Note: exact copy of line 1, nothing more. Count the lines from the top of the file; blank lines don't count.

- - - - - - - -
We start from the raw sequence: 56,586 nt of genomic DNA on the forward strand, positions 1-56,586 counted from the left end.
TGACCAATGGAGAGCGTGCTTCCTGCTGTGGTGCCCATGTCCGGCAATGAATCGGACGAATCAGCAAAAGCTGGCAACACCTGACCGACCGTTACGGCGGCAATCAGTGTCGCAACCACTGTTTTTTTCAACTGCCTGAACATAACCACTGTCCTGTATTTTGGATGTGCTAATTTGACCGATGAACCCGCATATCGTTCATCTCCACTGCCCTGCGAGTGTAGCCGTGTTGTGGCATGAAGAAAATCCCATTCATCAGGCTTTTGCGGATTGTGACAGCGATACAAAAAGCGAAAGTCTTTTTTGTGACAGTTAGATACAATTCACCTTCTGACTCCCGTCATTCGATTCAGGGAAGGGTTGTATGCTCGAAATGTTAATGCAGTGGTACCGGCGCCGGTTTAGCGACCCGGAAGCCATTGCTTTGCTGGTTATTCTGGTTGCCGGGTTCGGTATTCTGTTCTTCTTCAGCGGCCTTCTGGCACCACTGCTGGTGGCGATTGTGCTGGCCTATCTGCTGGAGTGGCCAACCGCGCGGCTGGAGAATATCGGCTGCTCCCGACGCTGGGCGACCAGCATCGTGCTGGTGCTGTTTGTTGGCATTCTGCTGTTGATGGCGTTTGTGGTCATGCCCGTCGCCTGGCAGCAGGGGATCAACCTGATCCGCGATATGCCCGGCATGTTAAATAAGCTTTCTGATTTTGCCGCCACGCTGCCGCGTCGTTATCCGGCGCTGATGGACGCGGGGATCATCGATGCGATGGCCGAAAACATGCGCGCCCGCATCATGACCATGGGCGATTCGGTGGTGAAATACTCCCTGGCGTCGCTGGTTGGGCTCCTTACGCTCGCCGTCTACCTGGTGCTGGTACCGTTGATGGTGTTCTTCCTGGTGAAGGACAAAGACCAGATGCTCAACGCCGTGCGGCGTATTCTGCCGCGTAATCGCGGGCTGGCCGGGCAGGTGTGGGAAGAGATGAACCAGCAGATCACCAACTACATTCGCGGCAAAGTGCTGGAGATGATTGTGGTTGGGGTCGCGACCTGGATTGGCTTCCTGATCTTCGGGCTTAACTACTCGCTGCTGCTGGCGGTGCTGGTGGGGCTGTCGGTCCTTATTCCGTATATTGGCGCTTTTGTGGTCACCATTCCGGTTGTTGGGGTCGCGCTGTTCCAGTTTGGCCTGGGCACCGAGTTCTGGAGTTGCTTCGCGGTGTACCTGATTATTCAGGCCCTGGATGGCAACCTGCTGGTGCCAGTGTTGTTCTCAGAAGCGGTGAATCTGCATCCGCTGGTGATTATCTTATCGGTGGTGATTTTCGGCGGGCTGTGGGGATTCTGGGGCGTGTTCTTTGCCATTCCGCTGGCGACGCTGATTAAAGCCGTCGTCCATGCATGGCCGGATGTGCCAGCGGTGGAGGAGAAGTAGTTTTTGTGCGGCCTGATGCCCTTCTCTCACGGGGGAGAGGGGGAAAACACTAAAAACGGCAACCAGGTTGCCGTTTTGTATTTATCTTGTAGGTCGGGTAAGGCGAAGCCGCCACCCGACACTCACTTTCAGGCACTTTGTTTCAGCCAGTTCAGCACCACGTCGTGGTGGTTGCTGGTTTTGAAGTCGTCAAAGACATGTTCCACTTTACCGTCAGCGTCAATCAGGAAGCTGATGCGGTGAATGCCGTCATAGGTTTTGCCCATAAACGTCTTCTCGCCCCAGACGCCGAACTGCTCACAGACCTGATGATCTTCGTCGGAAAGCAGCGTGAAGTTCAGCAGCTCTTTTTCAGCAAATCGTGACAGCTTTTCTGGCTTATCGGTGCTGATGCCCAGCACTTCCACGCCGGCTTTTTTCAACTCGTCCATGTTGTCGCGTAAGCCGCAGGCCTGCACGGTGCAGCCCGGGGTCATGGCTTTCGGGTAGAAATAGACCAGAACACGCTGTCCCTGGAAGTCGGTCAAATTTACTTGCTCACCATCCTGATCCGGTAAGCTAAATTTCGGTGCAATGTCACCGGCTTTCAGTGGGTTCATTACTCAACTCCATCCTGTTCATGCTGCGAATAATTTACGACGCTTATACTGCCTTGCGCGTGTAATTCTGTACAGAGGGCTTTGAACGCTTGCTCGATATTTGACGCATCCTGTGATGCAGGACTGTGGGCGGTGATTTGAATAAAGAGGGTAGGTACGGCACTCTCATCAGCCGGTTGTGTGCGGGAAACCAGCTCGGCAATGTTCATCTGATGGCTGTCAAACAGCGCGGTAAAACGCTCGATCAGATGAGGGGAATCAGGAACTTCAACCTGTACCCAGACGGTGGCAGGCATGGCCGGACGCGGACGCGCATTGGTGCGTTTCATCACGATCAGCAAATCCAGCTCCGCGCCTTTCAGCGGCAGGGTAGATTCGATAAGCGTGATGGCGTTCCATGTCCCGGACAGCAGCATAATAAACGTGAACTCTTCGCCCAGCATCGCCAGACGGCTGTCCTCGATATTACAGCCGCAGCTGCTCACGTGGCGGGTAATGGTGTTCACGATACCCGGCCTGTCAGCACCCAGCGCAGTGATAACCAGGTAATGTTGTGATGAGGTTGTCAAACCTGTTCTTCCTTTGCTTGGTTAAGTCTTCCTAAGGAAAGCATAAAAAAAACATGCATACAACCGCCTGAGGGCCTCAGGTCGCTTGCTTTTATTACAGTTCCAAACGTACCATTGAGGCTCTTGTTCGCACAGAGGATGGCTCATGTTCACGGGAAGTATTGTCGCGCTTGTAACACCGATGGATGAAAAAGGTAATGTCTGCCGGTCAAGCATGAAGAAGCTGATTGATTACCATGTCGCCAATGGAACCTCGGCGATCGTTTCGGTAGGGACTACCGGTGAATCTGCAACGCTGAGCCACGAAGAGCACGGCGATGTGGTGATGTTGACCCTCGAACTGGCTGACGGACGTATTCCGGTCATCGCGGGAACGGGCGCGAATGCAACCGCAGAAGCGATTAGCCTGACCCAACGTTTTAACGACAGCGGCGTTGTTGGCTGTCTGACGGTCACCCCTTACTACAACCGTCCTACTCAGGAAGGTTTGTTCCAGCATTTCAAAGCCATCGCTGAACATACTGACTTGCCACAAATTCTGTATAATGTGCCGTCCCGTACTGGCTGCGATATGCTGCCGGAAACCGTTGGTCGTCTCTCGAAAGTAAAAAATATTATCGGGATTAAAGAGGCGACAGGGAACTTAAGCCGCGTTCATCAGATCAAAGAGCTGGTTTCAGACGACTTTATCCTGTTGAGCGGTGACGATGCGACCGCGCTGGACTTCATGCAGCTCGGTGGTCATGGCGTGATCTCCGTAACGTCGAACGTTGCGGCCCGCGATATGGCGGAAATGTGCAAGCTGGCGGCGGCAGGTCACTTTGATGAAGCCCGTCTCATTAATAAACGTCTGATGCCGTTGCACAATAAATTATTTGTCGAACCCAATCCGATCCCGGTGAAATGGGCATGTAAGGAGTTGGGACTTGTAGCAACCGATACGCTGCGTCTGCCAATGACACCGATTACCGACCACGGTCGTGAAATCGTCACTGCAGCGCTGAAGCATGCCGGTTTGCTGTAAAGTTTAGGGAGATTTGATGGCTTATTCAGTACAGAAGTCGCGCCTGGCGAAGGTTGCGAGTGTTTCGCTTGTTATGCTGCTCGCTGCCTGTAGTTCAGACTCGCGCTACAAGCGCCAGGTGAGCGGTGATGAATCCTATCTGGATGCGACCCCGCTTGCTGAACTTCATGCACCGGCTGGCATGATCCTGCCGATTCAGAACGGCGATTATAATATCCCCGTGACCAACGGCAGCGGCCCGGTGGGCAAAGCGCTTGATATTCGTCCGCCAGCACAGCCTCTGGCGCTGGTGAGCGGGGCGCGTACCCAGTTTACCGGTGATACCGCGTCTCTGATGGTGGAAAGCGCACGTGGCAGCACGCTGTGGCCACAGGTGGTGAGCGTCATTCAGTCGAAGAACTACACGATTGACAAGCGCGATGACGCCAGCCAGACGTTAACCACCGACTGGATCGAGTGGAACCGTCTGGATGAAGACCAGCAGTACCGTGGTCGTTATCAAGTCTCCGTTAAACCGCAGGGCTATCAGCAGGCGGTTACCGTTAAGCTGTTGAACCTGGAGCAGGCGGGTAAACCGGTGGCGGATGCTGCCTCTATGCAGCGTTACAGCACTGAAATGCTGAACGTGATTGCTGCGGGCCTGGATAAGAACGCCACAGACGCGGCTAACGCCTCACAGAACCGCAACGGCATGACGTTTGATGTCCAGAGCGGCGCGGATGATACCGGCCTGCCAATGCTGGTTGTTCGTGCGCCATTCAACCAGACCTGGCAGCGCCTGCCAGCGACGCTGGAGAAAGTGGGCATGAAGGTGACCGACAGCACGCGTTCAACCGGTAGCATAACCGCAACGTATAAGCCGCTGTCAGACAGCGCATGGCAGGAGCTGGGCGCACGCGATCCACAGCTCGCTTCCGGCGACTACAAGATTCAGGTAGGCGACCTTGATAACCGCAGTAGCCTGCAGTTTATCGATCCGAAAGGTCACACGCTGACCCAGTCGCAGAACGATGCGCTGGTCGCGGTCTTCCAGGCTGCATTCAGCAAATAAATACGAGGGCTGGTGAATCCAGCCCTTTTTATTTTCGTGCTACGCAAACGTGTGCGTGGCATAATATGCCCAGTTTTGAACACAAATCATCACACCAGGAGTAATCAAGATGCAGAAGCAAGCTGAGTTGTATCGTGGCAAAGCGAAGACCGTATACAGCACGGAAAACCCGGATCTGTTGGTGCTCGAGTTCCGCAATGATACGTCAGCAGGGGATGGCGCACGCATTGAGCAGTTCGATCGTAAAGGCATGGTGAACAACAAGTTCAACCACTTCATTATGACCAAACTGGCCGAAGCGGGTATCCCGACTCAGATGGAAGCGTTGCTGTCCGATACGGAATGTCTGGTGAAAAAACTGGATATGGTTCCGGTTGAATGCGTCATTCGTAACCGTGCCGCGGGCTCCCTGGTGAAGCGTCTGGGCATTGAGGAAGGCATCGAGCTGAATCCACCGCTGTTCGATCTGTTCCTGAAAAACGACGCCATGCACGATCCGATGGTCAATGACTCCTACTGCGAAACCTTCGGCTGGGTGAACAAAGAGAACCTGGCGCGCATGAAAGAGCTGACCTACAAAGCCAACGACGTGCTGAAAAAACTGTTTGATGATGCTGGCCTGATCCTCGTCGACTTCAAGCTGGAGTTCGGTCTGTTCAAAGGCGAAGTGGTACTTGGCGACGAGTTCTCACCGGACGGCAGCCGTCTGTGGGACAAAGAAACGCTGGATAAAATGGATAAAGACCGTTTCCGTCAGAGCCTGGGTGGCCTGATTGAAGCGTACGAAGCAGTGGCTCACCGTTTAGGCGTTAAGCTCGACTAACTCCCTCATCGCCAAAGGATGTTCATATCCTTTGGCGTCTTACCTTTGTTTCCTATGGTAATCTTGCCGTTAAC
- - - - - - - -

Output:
We start from the raw sequence: 56,586 nt of genomic DNA on the forward strand, positions 1-56,586 counted from the left end.